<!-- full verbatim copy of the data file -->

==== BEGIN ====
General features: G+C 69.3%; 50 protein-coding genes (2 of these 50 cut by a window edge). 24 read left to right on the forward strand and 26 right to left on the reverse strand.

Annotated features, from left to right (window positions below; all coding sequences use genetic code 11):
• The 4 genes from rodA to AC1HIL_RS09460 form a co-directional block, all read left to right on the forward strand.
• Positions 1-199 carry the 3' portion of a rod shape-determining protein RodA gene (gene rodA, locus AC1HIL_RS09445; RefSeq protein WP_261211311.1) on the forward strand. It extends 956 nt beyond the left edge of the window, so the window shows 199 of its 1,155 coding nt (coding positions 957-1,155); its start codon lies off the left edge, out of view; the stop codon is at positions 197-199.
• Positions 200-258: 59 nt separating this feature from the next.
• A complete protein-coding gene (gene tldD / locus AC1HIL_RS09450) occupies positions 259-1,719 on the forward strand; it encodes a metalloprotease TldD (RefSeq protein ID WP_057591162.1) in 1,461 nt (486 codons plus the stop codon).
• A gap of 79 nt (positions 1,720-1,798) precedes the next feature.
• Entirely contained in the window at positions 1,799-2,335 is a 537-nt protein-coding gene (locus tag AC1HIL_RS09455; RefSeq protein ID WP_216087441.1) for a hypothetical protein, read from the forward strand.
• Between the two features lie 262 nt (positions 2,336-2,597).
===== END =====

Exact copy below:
General features: G+C 69.3%; 50 protein-coding genes (2 of these 50 cut by a window edge). 24 read left to right on the forward strand and 26 right to left on the reverse strand.

Annotated features, from left to right (window positions below; all coding sequences use genetic code 11):
• The 4 genes from rodA to AC1HIL_RS09460 form a co-directional block, all read left to right on the forward strand.
• Positions 1-199 carry the 3' portion of a rod shape-determining protein RodA gene (gene rodA, locus AC1HIL_RS09445; RefSeq protein WP_261211311.1) on the forward strand. It extends 956 nt beyond the left edge of the window, so the window shows 199 of its 1,155 coding nt (coding positions 957-1,155); its start codon lies off the left edge, out of view; the stop codon is at positions 197-199.
• Positions 200-258: 59 nt separating this feature from the next.
• A complete protein-coding gene (gene tldD / locus AC1HIL_RS09450) occupies positions 259-1,719 on the forward strand; it encodes a metalloprotease TldD (RefSeq protein ID WP_057591162.1) in 1,461 nt (486 codons plus the stop codon).
• A gap of 79 nt (positions 1,720-1,798) precedes the next feature.
• Entirely contained in the window at positions 1,799-2,335 is a 537-nt protein-coding gene (locus tag AC1HIL_RS09455; RefSeq protein ID WP_216087441.1) for a hypothetical protein, read from the forward strand.
• Between the two features lie 262 nt (positions 2,336-2,597).